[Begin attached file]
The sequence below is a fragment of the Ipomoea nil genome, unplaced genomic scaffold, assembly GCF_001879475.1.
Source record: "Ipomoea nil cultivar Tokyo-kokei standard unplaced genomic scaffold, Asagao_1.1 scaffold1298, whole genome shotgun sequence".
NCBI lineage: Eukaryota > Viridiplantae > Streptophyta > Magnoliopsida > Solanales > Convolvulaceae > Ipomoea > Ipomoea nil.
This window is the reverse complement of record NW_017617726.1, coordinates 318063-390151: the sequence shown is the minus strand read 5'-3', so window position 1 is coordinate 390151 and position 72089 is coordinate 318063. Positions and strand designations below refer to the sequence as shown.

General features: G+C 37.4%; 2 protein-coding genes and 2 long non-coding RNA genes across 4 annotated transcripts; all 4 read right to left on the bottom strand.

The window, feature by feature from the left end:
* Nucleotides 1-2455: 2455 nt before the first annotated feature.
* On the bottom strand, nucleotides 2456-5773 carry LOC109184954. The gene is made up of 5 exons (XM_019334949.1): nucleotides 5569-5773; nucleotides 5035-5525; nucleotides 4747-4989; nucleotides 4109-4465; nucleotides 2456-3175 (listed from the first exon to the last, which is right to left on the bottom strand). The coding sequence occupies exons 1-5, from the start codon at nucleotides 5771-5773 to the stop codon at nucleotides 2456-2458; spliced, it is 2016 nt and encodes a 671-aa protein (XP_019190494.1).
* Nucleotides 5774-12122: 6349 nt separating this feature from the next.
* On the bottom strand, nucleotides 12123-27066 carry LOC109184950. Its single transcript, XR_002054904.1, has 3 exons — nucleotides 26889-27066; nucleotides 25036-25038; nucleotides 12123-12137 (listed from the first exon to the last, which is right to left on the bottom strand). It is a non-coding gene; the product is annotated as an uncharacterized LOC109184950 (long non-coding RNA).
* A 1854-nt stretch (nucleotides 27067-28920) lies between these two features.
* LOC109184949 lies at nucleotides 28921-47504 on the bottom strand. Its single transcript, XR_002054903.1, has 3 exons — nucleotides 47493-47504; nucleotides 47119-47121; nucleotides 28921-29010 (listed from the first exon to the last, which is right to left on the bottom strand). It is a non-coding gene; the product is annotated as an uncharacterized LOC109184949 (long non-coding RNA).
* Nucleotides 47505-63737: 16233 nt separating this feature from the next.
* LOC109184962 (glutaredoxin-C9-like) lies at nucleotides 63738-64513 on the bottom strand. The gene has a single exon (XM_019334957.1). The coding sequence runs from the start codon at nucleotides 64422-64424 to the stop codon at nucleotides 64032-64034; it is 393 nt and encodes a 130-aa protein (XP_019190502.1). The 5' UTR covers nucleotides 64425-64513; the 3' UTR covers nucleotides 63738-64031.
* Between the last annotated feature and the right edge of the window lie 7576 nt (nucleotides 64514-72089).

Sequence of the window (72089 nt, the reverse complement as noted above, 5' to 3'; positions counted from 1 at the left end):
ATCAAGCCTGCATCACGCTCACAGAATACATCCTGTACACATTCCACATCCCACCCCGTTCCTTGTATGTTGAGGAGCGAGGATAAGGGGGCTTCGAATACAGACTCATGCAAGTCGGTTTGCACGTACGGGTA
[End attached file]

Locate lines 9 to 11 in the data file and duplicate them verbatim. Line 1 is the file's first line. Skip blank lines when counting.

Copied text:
* Nucleotides 5774-12122: 6349 nt separating this feature from the next.
* On the bottom strand, nucleotides 12123-27066 carry LOC109184950. Its single transcript, XR_002054904.1, has 3 exons — nucleotides 26889-27066; nucleotides 25036-25038; nucleotides 12123-12137 (listed from the first exon to the last, which is right to left on the bottom strand). It is a non-coding gene; the product is annotated as an uncharacterized LOC109184950 (long non-coding RNA).
* A 1854-nt stretch (nucleotides 27067-28920) lies between these two features.